**d**) combustion area in the combustion chamber.

**Figure 2.**Operating burner device type GMU-45 boiler type E-500-13.8-560GMN: (

**a**) general view; (

**b**) enlarged view of the blades.

**Figure 3.**Calculation grid of the study area of the simulated combustion chamber with one burner device type, GMU-45.

**Figure 4.**Calculation grid of the study area of the simulated burner: (

**a**) burner cut; (

**b**) front view.

**Figure 5.**Comparison of test calculations for the combustion of a methane-air mixture with a “basic” size of cells of the computational grid of 0.4–1.0 m: (

**a**) comparison of temperature; (

**b**) comparison of NOx emissions. With a “basic” size of 0.4 m, the number of cells of the computational grid was 5,192,600; with a “base” size of 0.5 m–2,787,464; with a “base” size of 0.75 m–951,840; with a “base” size of 1.0 m–456,125.

**Figure 6.**Comparison of test calculations of the methane–air mixture for different combustion models of the STAR-CCM+ multidisciplinary platform: (

**a**) temperature comparison; (

**b**) comparison of $N{O}_{X}$ emissions.

**Figure 7.**The study of the release of harmful substances at various steam loads of the E-500-13.8-560GMN type boiler: (

**a**) comparison of temperatures; (

**b**) comparison of $N{O}_{X}$ emissions.

**Figure 8.**Influence of flue gas recirculation on the efficiency of a power boiler E-500-13.8-560GMN.

**Figure 9.**Study of the influence of the degree of recirculation during the combustion of a methane-air mixture of the type of power boiler E-500-13.8-560GMN (steam load of 400 tons per hour): (

**a**) temperature comparison; (

**b**) comparison of $N{O}_{X}$ emissions.

**Figure 10.**Study of the influence of the degree of recirculation during the combustion of a methane–air mixture of the type of power boiler E-500-13.8-560GMN (steam load of 315 tons per hour): (

**a**) temperature comparison; (

**b**) comparison of $N{O}_{X}$ emissions.

Symbol | Name | Unit of Measure | Minimum | Maximum |
---|---|---|---|---|

${X}_{1}$ | Steam load | tons/h | 170 | 500 |

${X}_{2}$ | Air consumption | m${}^{3}$/h | 4847 | 61,152 |

${X}_{3}$ | Methane consumption | m${}^{3}$/h | 0 | 5375 |

${X}_{4}$ | Biogas consumption | m${}^{3}$/h | 0 | 5000 |

${X}_{5}$ | $C{H}_{4}$ | % | 30.41 | 98 |

${X}_{6}$ | ${C}_{2}{H}_{6}$ | % | 0 | 14.58 |

${X}_{7}$ | ${C}_{3}{H}_{8}$ | % | 0 | 9.09 |

${X}_{8}$ | $C{O}_{2}$ | % | 0 | 31.75 |

${X}_{9}$ | ${N}_{2}$ | % | 0 | 1.05 |

${X}_{10}$ | ${H}_{2}S$ | % | 0 | 0.11 |

${X}_{11}$ | ${H}_{2}$, | % | 0 | 50.1 |

${X}_{12}$ | ${O}_{2}$ | % | 0.179 | 0.232 |

${X}_{13}$ | ${N}_{2}$ | % | 0.750 | 0.768 |

${X}_{14}$ | $C{O}_{2}$ | % | 0 | 0.023 |

${X}_{15}$ | ${H}_{2}O$ | % | 0 | 0.048 |

${X}_{16}$ | Inlet air temperature | K | 446 | 533 |

${X}_{17}$ | Fuel temperature | K | 10 | 25 |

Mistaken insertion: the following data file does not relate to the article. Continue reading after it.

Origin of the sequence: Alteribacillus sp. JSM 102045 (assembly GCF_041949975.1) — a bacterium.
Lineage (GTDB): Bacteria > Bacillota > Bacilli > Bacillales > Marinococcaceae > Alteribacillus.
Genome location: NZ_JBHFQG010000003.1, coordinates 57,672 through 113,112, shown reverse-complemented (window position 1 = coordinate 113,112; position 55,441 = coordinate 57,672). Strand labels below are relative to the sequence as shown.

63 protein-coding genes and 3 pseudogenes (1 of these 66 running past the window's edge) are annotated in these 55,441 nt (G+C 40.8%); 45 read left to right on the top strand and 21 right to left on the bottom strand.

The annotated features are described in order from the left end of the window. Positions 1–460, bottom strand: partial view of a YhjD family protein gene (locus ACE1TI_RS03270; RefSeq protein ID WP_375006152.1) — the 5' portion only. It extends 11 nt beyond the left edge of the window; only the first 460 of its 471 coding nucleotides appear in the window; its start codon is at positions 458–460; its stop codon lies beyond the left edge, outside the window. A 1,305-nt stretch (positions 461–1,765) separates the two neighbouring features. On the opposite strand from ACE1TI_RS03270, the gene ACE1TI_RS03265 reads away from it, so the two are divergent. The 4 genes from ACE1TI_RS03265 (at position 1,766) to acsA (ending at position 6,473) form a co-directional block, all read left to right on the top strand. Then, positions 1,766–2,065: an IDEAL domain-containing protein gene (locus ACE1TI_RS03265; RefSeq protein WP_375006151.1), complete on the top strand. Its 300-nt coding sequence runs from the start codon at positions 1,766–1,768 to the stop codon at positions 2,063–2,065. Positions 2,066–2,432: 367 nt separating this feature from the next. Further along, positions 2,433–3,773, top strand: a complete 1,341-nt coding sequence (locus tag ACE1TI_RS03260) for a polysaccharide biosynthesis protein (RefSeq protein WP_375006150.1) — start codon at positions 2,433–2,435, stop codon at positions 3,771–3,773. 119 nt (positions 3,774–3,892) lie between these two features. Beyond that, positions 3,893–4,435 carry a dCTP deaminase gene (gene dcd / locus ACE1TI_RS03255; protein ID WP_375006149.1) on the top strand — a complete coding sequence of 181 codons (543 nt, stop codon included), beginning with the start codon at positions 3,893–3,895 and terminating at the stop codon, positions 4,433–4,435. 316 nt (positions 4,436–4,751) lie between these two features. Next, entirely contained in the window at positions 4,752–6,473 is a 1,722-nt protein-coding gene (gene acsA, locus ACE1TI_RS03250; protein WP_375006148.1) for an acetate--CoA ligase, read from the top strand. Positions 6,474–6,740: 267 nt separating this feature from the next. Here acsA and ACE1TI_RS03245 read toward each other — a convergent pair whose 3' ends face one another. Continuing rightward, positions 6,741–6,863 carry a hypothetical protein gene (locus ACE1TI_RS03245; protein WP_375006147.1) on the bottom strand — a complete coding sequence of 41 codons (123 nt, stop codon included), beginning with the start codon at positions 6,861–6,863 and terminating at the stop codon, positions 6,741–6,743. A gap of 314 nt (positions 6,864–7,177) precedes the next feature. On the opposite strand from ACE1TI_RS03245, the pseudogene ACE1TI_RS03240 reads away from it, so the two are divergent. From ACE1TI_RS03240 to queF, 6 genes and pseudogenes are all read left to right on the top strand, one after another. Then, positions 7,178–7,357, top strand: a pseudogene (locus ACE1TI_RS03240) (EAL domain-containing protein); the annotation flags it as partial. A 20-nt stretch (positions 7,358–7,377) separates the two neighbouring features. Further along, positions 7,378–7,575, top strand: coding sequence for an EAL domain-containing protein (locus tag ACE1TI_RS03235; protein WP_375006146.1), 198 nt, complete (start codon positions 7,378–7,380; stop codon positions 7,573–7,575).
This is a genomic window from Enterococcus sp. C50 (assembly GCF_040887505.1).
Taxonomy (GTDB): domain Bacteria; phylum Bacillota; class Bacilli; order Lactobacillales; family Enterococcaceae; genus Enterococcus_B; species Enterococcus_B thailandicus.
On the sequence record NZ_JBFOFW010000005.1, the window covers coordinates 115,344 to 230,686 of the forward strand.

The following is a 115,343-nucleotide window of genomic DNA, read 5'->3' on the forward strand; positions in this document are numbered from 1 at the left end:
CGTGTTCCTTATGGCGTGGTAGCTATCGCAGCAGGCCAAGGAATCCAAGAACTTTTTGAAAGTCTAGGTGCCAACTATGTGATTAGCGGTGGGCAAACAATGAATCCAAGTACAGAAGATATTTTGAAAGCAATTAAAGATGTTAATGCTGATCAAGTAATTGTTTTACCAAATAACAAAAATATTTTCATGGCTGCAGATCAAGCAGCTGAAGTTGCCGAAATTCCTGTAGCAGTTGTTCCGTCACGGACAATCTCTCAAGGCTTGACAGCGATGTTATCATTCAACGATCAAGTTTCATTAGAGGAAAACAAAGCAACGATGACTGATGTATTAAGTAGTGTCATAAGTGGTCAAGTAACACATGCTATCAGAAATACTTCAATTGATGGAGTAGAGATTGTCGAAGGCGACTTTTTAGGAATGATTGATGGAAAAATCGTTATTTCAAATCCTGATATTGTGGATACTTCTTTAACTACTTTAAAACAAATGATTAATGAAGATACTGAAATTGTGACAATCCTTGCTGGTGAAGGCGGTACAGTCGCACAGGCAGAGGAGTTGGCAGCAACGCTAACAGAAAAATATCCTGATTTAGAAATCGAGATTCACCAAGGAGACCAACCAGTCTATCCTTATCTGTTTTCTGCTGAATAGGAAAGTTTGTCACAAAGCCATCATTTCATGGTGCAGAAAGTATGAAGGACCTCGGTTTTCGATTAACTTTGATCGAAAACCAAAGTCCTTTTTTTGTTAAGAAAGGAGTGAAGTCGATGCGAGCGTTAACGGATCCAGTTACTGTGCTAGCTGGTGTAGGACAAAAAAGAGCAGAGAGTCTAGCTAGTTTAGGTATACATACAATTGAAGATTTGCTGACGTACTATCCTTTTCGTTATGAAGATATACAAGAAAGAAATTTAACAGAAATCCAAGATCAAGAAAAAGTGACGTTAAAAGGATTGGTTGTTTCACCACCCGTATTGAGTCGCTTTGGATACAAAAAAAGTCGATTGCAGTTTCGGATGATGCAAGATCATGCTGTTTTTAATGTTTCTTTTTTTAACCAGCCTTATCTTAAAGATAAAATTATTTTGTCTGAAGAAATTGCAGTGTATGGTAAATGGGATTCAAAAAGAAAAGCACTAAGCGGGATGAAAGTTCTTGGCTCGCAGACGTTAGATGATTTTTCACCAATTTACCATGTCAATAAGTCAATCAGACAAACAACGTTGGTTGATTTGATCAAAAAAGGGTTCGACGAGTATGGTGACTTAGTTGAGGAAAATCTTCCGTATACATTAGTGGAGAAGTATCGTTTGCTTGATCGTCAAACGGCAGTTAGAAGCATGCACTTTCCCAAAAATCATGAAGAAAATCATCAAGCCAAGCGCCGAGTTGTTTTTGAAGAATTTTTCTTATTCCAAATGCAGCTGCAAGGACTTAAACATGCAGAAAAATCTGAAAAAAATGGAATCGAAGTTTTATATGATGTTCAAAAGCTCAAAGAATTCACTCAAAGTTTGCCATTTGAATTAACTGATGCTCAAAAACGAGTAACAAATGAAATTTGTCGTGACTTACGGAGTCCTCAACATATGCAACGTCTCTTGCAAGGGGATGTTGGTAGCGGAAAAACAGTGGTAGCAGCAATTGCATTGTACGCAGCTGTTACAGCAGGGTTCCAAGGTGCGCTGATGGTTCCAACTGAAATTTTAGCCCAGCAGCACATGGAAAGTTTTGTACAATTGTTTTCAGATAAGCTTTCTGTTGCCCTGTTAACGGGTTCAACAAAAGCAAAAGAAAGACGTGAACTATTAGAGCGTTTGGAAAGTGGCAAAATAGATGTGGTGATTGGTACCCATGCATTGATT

${X}_{18}$ | Swirler blade angle | degrees | 0 | 50 |

${X}_{19}$ | Grid size | m | 0.1 | 1 |

${X}_{20}$ | Excess air ratio | 0.88 | 1.5 |

Method | Percentage of Correct Answers, % |
---|---|

Logistic regression | 73.33% |

Discriminant Function Analysis | 71.67% |

K-Nearest Neighbors Algorithm | 80.00% |

Support vector machine | 56.67% |

Naive Bayes classifier | 21.67% |

Decision tree | 90.00% |

Random forest | 91.67% |

AdaBoost | 70.00% |

Method | F-Measure |
---|---|

Logistic regression | 0.713 |

Discriminant Function Analysis | 0.700 |

K-Nearest Neighbors Algorithm | 0.802 |

Support vector machine | 0.490 |

Naive Bayes classifier | 0.206 |

Decision tree | 0.898 |

Random forest | 0.916 |

AdaBoost | 0.691 |

Method | F-Measure |
---|---|

Random forest + Support vector machine | 0.898 |

Random forest + K-Nearest Neighbors Algorithm | 0.882 |

Random forest + AdaBoost | 0.882 |

Random forest + Logistic regression | 0.866 |

Support vector machine + K-Nearest Neighbors Algorithm | 0.830 |

Support vector machine + AdaBoost | 0.844 |

Support vector machine + Logistic regression | 0.640 |

Support vector machine + Discriminant Function Analysis | 0.710 |

K-Nearest Neighbors Algorithm + AdaBoost | 0.867 |

K-Nearest Neighbors Algorithm + Logistic regression | 0.799 |

K-Nearest Neighbors Algorithm + Discriminant Function Analysis | 0.758 |

AdaBoost + Logistic regression | 0.867 |

AdaBoost + Discriminant Function Analysis | 0.805 |

Logistic regression + Discriminant Function Analysis | 0.713 |

Share of the Test Sample | 10% | 15% | 20% | 25% | 30% |
---|---|---|---|---|---|

F-measure value | 0.901 | 0.910 | 0.917 | 0.881 | 0.900 |

Number of Blocks | 4 | 5 | 6 | 10 |
---|---|---|---|---|

F-measure value | 0.915 | 0.899 | 0.878 | 0.883 |

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## Share and Cite

**MDPI and ACS Style**

Kovalnogov, V.; Fedorov, R.; Klyachkin, V.; Generalov, D.; Kuvayskova, Y.; Busygin, S.
Applying the Random Forest Method to Improve Burner Efficiency. *Mathematics* **2022**, *10*, 2143.
https://doi.org/10.3390/math10122143

**AMA Style**

Kovalnogov V, Fedorov R, Klyachkin V, Generalov D, Kuvayskova Y, Busygin S.
Applying the Random Forest Method to Improve Burner Efficiency. *Mathematics*. 2022; 10(12):2143.
https://doi.org/10.3390/math10122143

**Chicago/Turabian Style**

Kovalnogov, Vladislav, Ruslan Fedorov, Vladimir Klyachkin, Dmitry Generalov, Yulia Kuvayskova, and Sergey Busygin.
2022. "Applying the Random Forest Method to Improve Burner Efficiency" *Mathematics* 10, no. 12: 2143.
https://doi.org/10.3390/math10122143